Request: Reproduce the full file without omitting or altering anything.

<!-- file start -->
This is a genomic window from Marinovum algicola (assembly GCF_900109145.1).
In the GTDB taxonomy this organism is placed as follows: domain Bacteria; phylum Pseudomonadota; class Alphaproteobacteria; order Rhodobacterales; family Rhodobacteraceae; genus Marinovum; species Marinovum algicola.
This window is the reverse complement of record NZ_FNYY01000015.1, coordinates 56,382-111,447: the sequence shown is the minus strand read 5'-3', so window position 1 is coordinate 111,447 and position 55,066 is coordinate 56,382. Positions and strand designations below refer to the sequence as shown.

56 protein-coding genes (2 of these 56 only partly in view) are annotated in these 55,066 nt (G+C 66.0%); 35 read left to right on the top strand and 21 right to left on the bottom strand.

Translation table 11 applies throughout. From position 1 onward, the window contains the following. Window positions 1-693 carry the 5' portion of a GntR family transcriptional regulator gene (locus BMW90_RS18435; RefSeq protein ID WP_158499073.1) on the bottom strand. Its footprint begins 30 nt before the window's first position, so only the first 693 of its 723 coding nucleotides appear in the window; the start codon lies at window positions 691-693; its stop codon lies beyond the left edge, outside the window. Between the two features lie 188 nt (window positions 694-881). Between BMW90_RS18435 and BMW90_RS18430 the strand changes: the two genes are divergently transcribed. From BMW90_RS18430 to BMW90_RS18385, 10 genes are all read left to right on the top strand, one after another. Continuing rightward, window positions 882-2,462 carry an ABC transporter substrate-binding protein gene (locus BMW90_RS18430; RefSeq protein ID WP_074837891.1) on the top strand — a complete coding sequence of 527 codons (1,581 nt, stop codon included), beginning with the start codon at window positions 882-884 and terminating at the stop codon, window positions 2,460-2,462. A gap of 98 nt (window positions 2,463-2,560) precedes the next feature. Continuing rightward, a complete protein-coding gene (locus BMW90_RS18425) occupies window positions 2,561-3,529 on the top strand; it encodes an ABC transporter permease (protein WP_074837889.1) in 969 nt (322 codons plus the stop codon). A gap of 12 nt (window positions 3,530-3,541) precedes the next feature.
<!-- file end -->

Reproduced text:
This is a genomic window from Marinovum algicola (assembly GCF_900109145.1).
In the GTDB taxonomy this organism is placed as follows: domain Bacteria; phylum Pseudomonadota; class Alphaproteobacteria; order Rhodobacterales; family Rhodobacteraceae; genus Marinovum; species Marinovum algicola.
This window is the reverse complement of record NZ_FNYY01000015.1, coordinates 56,382-111,447: the sequence shown is the minus strand read 5'-3', so window position 1 is coordinate 111,447 and position 55,066 is coordinate 56,382. Positions and strand designations below refer to the sequence as shown.

56 protein-coding genes (2 of these 56 only partly in view) are annotated in these 55,066 nt (G+C 66.0%); 35 read left to right on the top strand and 21 right to left on the bottom strand.

Translation table 11 applies throughout. From position 1 onward, the window contains the following. Window positions 1-693 carry the 5' portion of a GntR family transcriptional regulator gene (locus BMW90_RS18435; RefSeq protein ID WP_158499073.1) on the bottom strand. Its footprint begins 30 nt before the window's first position, so only the first 693 of its 723 coding nucleotides appear in the window; the start codon lies at window positions 691-693; its stop codon lies beyond the left edge, outside the window. Between the two features lie 188 nt (window positions 694-881). Between BMW90_RS18435 and BMW90_RS18430 the strand changes: the two genes are divergently transcribed. From BMW90_RS18430 to BMW90_RS18385, 10 genes are all read left to right on the top strand, one after another. Continuing rightward, window positions 882-2,462 carry an ABC transporter substrate-binding protein gene (locus BMW90_RS18430; RefSeq protein ID WP_074837891.1) on the top strand — a complete coding sequence of 527 codons (1,581 nt, stop codon included), beginning with the start codon at window positions 882-884 and terminating at the stop codon, window positions 2,460-2,462. A gap of 98 nt (window positions 2,463-2,560) precedes the next feature. Continuing rightward, a complete protein-coding gene (locus BMW90_RS18425) occupies window positions 2,561-3,529 on the top strand; it encodes an ABC transporter permease (protein WP_074837889.1) in 969 nt (322 codons plus the stop codon). A gap of 12 nt (window positions 3,530-3,541) precedes the next feature.